Transformed: How Oregon's Public Health University Won Independence and Healed Itself

By Abbott, Carl | Oregon Historical Quarterly, Fall 2017 | Go to article overview

Transformed: How Oregon's Public Health University Won Independence and Healed Itself


Abbott, Carl, Oregon Historical Quarterly


TRANSFORMED: HOW OREGON'S PUBLIC HEALTH UNIVERSITY WON INDEPENDENCE AND HEALED ITSELF

by William Graves

Pacific University Press, Forest Grove, OR, 2017. Illustrations, tables, notes, index. 479 pages. $36.95, cloth. $24.95, paper.

William Graves, an experienced journalist, has brought a reporter's skills to document the evolution of Oregon Health and Sciences University (OHSU) from a struggling and nationally marginal institution in the 1970s to a major healthcare provider and research powerhouse in the twenty-first century. Although Graves draws on numerous internal documents and newspaper reports for this well-documented account, the core of his information comes from extensive interviews with key actors. As he writes, "Peter Kohler... contacted me in the winter of 2014 to see if I might be interested in helping him and the five members of his former administrative team write a book... .He and his team initially set out to write this story themselves as a kind of collective memoir. When I joined them, it became clear I would need to write this remarkable story with them as the key players and primary sources" (p. xiii). The resulting book falls neatly into two parts.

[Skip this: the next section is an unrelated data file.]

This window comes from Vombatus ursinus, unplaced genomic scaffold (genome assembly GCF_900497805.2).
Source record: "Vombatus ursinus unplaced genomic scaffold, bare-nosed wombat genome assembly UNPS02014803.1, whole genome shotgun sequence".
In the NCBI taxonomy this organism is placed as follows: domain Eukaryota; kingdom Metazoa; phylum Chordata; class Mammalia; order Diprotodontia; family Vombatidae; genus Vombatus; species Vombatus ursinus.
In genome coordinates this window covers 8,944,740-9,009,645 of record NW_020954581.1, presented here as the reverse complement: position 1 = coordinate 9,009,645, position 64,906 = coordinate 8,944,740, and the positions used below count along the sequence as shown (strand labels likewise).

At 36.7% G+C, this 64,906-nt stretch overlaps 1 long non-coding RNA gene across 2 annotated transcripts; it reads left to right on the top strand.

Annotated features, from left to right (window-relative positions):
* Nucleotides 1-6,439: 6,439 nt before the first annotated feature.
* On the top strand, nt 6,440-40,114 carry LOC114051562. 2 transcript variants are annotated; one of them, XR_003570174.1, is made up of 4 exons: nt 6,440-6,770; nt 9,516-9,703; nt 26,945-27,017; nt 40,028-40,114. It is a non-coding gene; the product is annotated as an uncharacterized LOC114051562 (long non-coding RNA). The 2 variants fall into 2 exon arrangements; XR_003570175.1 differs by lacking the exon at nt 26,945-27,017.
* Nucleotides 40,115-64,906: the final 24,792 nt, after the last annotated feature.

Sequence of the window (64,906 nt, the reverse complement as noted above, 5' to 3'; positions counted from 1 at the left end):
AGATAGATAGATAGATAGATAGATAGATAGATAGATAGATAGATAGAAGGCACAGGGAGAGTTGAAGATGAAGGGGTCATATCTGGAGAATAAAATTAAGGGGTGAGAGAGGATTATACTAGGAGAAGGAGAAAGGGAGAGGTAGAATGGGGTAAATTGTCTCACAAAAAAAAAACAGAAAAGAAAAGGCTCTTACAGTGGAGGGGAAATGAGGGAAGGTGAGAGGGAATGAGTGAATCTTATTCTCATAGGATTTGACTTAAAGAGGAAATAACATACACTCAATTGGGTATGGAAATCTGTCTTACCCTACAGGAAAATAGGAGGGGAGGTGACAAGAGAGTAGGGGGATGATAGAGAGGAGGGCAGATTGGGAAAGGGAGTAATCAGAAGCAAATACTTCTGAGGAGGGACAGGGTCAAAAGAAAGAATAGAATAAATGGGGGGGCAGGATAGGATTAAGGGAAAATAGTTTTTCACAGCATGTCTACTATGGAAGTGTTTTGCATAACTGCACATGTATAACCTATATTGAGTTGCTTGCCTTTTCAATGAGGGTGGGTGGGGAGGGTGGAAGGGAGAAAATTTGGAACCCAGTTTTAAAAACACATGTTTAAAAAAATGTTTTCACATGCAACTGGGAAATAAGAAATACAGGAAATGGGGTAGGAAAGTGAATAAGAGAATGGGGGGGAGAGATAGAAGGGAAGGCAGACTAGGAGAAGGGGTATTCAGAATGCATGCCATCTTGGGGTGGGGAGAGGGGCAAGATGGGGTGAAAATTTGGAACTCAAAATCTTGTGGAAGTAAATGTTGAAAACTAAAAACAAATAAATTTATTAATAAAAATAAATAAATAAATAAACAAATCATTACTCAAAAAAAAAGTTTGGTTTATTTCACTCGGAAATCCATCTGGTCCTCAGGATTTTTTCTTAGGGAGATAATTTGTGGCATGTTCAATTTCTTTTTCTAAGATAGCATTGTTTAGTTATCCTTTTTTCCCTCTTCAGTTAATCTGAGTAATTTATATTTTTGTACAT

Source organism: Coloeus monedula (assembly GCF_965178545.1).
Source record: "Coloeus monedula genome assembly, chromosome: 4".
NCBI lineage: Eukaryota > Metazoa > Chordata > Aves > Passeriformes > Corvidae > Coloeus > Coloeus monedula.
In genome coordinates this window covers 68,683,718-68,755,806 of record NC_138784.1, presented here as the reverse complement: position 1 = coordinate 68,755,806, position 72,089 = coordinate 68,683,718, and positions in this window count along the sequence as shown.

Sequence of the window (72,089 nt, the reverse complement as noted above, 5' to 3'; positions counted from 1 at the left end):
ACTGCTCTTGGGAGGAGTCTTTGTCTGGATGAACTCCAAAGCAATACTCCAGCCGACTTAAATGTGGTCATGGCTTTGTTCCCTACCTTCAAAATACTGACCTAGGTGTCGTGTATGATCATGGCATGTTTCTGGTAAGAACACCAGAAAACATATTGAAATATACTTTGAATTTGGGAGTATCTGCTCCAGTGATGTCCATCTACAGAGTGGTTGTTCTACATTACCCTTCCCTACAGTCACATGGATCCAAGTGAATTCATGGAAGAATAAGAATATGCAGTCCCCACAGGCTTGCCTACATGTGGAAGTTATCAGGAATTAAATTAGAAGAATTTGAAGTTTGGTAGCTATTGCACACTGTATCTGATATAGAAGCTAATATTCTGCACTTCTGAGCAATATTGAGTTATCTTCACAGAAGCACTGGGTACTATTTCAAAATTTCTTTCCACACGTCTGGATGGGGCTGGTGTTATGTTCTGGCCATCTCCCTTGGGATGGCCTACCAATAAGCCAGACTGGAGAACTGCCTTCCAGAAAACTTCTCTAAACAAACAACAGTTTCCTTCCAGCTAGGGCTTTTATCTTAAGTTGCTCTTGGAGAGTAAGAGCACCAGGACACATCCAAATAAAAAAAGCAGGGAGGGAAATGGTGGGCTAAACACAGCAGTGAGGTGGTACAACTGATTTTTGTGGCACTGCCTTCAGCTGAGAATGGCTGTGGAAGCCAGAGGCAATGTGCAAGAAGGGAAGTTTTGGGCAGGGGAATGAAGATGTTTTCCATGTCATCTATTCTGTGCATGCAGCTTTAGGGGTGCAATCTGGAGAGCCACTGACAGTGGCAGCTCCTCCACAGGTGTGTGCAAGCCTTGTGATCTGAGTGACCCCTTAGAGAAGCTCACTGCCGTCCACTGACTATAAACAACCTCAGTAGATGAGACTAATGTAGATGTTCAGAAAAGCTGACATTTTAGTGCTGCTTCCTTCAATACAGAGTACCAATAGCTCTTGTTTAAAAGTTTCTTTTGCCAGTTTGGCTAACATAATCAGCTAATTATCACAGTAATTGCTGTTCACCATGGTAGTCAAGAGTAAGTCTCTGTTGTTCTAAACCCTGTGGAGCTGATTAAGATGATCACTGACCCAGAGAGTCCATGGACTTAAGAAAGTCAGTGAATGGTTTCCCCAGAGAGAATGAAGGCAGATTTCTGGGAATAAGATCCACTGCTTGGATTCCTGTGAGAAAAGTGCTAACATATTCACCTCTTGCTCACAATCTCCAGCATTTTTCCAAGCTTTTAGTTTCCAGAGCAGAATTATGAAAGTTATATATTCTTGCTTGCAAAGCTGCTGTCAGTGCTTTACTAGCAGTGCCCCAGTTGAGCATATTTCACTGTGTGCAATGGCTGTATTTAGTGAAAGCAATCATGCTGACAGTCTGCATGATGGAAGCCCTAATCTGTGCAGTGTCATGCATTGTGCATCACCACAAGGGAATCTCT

The first half is a hero-team story that follows a plotline similar to The Avengers or Guardians of the Galaxy: In the face of an existential threat (a medical school and hospital in dire financial straits) a strong leader appears (university president Peter Kohler) who assembles a team of co-workers (Leslie Hallick, Janet Billups, Lois Davis, Timothy Goldfarb, James Walker) to join battle with the forces of inertia (the Oregon higher-education bureaucracy). They overcome jealousy of other universities, build alliances in the legislature, and win independence as a freestanding public corporation that unleashes entrepreneurial energy to transform their institution. Although committee hearings and speeches to civic groups are a tad less thrilling than action-hero derring-do, readers will appreciate the consistent vision and indefatigable effort of Kohler and his team.

If one were crafting a fictional drama, things would wind up quickly after the legislative climax, with marriages celebrated (in a comedy) or the bodies borne offstage (in a tragedy). In the real world, however, life goes on, meaning in this case that the newly independent health sciences university has to work hard to realize its promise. …

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